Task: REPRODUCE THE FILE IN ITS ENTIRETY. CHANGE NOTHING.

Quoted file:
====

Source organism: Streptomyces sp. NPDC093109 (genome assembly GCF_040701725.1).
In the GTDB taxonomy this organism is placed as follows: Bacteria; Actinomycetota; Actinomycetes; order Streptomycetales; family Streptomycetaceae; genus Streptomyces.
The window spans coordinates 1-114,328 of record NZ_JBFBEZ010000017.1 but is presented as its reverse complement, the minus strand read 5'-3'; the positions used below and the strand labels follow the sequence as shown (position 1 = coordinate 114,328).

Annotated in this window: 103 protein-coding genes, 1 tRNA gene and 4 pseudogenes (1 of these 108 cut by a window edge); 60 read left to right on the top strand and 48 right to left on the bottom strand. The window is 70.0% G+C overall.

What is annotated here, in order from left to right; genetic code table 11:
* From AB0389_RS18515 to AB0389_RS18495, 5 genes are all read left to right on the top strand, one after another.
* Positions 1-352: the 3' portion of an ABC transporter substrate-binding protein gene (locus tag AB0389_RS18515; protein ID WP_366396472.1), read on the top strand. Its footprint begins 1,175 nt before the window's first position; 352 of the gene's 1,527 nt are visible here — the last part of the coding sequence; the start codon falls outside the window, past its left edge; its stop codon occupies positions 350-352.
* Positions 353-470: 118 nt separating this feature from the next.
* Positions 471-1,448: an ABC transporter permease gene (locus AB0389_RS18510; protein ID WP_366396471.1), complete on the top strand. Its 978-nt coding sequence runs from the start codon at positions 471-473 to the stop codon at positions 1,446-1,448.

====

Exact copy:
Source organism: Streptomyces sp. NPDC093109 (genome assembly GCF_040701725.1).
In the GTDB taxonomy this organism is placed as follows: Bacteria; Actinomycetota; Actinomycetes; order Streptomycetales; family Streptomycetaceae; genus Streptomyces.
The window spans coordinates 1-114,328 of record NZ_JBFBEZ010000017.1 but is presented as its reverse complement, the minus strand read 5'-3'; the positions used below and the strand labels follow the sequence as shown (position 1 = coordinate 114,328).

Annotated in this window: 103 protein-coding genes, 1 tRNA gene and 4 pseudogenes (1 of these 108 cut by a window edge); 60 read left to right on the top strand and 48 right to left on the bottom strand. The window is 70.0% G+C overall.

What is annotated here, in order from left to right; genetic code table 11:
* From AB0389_RS18515 to AB0389_RS18495, 5 genes are all read left to right on the top strand, one after another.
* Positions 1-352: the 3' portion of an ABC transporter substrate-binding protein gene (locus tag AB0389_RS18515; protein ID WP_366396472.1), read on the top strand. Its footprint begins 1,175 nt before the window's first position; 352 of the gene's 1,527 nt are visible here — the last part of the coding sequence; the start codon falls outside the window, past its left edge; its stop codon occupies positions 350-352.
* Positions 353-470: 118 nt separating this feature from the next.
* Positions 471-1,448: an ABC transporter permease gene (locus AB0389_RS18510; protein ID WP_366396471.1), complete on the top strand. Its 978-nt coding sequence runs from the start codon at positions 471-473 to the stop codon at positions 1,446-1,448.